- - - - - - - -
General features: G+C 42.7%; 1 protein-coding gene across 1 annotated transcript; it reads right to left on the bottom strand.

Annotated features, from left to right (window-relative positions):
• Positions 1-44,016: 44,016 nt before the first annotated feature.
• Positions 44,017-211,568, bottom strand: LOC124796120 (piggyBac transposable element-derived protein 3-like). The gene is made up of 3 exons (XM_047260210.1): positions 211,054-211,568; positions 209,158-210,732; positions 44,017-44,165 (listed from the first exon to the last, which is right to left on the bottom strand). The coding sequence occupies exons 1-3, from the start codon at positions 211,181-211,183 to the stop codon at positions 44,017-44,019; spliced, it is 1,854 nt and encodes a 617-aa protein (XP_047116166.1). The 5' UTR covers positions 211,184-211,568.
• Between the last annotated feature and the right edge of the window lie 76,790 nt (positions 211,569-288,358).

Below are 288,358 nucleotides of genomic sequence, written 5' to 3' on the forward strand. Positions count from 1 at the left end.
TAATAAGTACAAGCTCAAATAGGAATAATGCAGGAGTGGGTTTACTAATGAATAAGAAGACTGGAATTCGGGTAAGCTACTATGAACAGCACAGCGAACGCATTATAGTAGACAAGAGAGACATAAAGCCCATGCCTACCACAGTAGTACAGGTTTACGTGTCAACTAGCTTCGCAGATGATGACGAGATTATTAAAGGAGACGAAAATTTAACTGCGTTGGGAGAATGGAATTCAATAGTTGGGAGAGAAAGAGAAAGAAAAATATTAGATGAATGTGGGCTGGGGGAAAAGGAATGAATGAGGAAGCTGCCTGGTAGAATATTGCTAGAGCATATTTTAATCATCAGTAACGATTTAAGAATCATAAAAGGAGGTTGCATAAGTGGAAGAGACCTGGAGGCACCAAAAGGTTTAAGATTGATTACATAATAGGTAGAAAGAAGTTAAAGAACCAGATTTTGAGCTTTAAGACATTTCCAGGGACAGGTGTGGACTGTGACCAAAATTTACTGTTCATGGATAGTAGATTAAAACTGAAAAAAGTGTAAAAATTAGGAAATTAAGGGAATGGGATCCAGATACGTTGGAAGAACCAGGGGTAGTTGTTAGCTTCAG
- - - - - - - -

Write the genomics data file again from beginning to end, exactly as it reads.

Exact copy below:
General features: G+C 42.7%; 1 protein-coding gene across 1 annotated transcript; it reads right to left on the bottom strand.

Annotated features, from left to right (window-relative positions):
• Positions 1-44,016: 44,016 nt before the first annotated feature.
• Positions 44,017-211,568, bottom strand: LOC124796120 (piggyBac transposable element-derived protein 3-like). The gene is made up of 3 exons (XM_047260210.1): positions 211,054-211,568; positions 209,158-210,732; positions 44,017-44,165 (listed from the first exon to the last, which is right to left on the bottom strand). The coding sequence occupies exons 1-3, from the start codon at positions 211,181-211,183 to the stop codon at positions 44,017-44,019; spliced, it is 1,854 nt and encodes a 617-aa protein (XP_047116166.1). The 5' UTR covers positions 211,184-211,568.
• Between the last annotated feature and the right edge of the window lie 76,790 nt (positions 211,569-288,358).

Below are 288,358 nucleotides of genomic sequence, written 5' to 3' on the forward strand. Positions count from 1 at the left end.
TAATAAGTACAAGCTCAAATAGGAATAATGCAGGAGTGGGTTTACTAATGAATAAGAAGACTGGAATTCGGGTAAGCTACTATGAACAGCACAGCGAACGCATTATAGTAGACAAGAGAGACATAAAGCCCATGCCTACCACAGTAGTACAGGTTTACGTGTCAACTAGCTTCGCAGATGATGACGAGATTATTAAAGGAGACGAAAATTTAACTGCGTTGGGAGAATGGAATTCAATAGTTGGGAGAGAAAGAGAAAGAAAAATATTAGATGAATGTGGGCTGGGGGAAAAGGAATGAATGAGGAAGCTGCCTGGTAGAATATTGCTAGAGCATATTTTAATCATCAGTAACGATTTAAGAATCATAAAAGGAGGTTGCATAAGTGGAAGAGACCTGGAGGCACCAAAAGGTTTAAGATTGATTACATAATAGGTAGAAAGAAGTTAAAGAACCAGATTTTGAGCTTTAAGACATTTCCAGGGACAGGTGTGGACTGTGACCAAAATTTACTGTTCATGGATAGTAGATTAAAACTGAAAAAAGTGTAAAAATTAGGAAATTAAGGGAATGGGATCCAGATACGTTGGAAGAACCAGGGGTAGTTGTTAGCTTCAG